JESUS B. CASTANEDA, Plaintiff-Appellant, v. R. H. TRIMBLE; et al., Defendants-Appellees.
California state prisoner Jesus B. Castaneda appeals pro se from the district court's judgment dismissing his 42 U.S.C. § 1983 action arising out of the allegedly retaliatory confiscation and destruction of his medical ambulatory device. We have jurisdiction under 28 U.S.C. § 1291. We review de novo. Holcombe v. Hosmer, 477 F.3d 1094, 1097 (9th Cir. 2007) (dismissal under Fed. R. Civ. P. 12(b)(6) on the basis of claim preclusion); Resnick v. Hayes, 213 F.3d 443, 447 (9th Cir. 2000) (dismissal under 28 U.S.C. § 1915A). We affirm.
The district court properly dismissed Castaneda's retaliation and deliberate indifference to serious medical needs claims as barred by the doctrine of claim preclusion because they involve the same primary right as Castaneda's state habeas petition. See Gonzales v. Cal. Dep't of Corr., 739 F.3d 1226, 1231-34 (9th Cir. 2014) (explaining that under California law, if two actions involve the same primary right, judgment in the first action bars consideration of all matters which were raised or could have been raised in the first action, and reasoned denials of state habeas petitions have claim-preclusive effect notwithstanding a contention that state habeas challenge was procedural and § 1983 action was substantive).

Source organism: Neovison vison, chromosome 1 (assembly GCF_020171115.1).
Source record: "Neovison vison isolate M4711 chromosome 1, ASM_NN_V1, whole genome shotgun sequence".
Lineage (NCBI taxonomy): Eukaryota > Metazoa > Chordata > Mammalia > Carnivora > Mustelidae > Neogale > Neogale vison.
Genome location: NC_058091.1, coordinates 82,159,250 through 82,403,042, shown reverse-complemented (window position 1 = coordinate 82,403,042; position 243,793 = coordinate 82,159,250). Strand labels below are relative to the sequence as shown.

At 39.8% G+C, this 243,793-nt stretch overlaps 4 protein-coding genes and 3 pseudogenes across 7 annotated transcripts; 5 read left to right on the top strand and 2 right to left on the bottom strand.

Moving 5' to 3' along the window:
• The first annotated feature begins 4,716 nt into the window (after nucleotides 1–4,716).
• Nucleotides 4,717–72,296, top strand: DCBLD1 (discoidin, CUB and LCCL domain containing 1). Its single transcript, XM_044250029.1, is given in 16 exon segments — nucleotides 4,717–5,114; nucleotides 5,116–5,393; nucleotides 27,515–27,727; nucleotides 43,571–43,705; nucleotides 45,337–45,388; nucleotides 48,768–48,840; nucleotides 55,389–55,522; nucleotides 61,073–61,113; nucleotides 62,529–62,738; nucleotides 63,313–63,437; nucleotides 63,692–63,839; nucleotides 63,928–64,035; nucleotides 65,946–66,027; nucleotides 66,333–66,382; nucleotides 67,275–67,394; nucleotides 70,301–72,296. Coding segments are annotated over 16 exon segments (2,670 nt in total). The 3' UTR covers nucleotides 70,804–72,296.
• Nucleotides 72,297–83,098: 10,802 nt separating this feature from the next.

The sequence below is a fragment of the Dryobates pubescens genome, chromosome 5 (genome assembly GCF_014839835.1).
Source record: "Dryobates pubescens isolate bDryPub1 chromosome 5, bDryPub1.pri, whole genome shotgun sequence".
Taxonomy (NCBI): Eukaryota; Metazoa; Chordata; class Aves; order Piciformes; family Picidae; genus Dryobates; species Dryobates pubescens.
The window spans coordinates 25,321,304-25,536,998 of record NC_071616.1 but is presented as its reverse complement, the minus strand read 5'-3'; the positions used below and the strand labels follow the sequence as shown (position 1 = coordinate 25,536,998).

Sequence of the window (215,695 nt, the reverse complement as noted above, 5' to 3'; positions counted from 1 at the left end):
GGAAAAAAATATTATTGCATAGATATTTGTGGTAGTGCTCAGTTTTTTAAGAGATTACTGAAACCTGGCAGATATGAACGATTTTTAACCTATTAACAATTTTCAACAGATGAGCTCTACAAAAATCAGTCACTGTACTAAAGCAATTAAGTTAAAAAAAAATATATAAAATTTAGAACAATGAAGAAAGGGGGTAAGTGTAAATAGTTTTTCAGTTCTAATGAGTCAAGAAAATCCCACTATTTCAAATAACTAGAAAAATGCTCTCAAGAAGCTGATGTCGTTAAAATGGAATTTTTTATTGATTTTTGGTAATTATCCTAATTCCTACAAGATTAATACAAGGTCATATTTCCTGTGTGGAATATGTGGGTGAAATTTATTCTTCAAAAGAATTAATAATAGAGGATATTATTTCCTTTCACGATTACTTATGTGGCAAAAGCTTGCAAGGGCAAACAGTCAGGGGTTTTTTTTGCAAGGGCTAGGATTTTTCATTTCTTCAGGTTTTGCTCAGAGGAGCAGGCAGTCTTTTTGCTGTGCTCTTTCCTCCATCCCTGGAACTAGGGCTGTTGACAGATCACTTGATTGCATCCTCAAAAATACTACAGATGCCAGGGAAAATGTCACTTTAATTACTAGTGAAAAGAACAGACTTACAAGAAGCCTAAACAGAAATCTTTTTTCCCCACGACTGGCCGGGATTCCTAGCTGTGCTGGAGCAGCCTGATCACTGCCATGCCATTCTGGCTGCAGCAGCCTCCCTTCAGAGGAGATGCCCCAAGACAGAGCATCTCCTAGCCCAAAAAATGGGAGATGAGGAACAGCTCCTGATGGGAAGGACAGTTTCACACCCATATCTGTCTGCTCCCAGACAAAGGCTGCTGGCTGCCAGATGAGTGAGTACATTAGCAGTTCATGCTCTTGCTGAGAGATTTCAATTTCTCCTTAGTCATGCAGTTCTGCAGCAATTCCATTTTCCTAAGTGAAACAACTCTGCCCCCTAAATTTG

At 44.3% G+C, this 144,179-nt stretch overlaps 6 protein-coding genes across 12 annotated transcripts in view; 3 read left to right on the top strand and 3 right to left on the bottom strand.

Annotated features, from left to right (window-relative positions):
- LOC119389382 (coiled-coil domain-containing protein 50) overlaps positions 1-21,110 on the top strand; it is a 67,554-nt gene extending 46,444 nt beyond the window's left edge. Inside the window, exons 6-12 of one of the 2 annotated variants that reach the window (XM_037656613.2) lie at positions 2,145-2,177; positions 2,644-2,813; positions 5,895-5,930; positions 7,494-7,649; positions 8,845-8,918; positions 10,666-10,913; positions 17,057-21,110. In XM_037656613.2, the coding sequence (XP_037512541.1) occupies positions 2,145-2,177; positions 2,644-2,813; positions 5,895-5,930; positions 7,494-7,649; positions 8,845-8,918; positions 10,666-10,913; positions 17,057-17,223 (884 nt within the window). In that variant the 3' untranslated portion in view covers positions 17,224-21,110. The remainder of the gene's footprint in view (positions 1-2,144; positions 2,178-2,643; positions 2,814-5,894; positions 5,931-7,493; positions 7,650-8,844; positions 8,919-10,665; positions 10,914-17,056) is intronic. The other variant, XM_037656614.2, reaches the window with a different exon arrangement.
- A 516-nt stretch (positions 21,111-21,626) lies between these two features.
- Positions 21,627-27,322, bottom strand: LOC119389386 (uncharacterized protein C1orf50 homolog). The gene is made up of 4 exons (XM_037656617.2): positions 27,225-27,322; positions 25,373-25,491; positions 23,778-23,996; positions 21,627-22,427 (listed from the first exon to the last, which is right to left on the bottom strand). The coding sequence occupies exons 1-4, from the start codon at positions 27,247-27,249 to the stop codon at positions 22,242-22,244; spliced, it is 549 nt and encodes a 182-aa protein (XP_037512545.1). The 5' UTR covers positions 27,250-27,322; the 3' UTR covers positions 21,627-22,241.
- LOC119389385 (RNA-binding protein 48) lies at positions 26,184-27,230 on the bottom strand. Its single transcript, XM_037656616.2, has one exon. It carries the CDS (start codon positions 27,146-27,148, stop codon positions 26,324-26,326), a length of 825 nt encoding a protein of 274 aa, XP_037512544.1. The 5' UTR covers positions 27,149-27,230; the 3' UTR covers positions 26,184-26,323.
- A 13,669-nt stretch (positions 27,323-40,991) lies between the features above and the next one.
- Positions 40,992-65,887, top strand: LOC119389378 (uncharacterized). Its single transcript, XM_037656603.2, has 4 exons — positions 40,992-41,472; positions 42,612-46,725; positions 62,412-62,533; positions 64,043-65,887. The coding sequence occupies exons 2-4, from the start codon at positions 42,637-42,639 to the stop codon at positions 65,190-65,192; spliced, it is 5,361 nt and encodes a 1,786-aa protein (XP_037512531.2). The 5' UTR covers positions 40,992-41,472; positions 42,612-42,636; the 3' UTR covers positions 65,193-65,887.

The district court properly dismissed Castaneda's due process claim alleging improper processing of grievances because Castaneda has no claim of an entitlement to a particular grievance procedure. See Ramirez v. Galaza, 334 F.3d 850, 860 (9th Cir. 2003) (“[I]nmates lack a separate constitutional entitlement to a specific prison grievance procedure.”).
We do not consider arguments and allegations raised for the first time on appeal. See Padgett v. Wright, 587 F.3d 983, 985 n.2 (9th Cir. 2009).
To the extent the July 12, 2016 filing is a motion for leave to proceed in forma pauperis, it is denied as unnecessary because Castaneda's in forma pauperis status continues on appeal.
FOOTNOTE. This disposition is not appropriate for publication and is not precedent except as provided by Ninth Circuit Rule 36-3.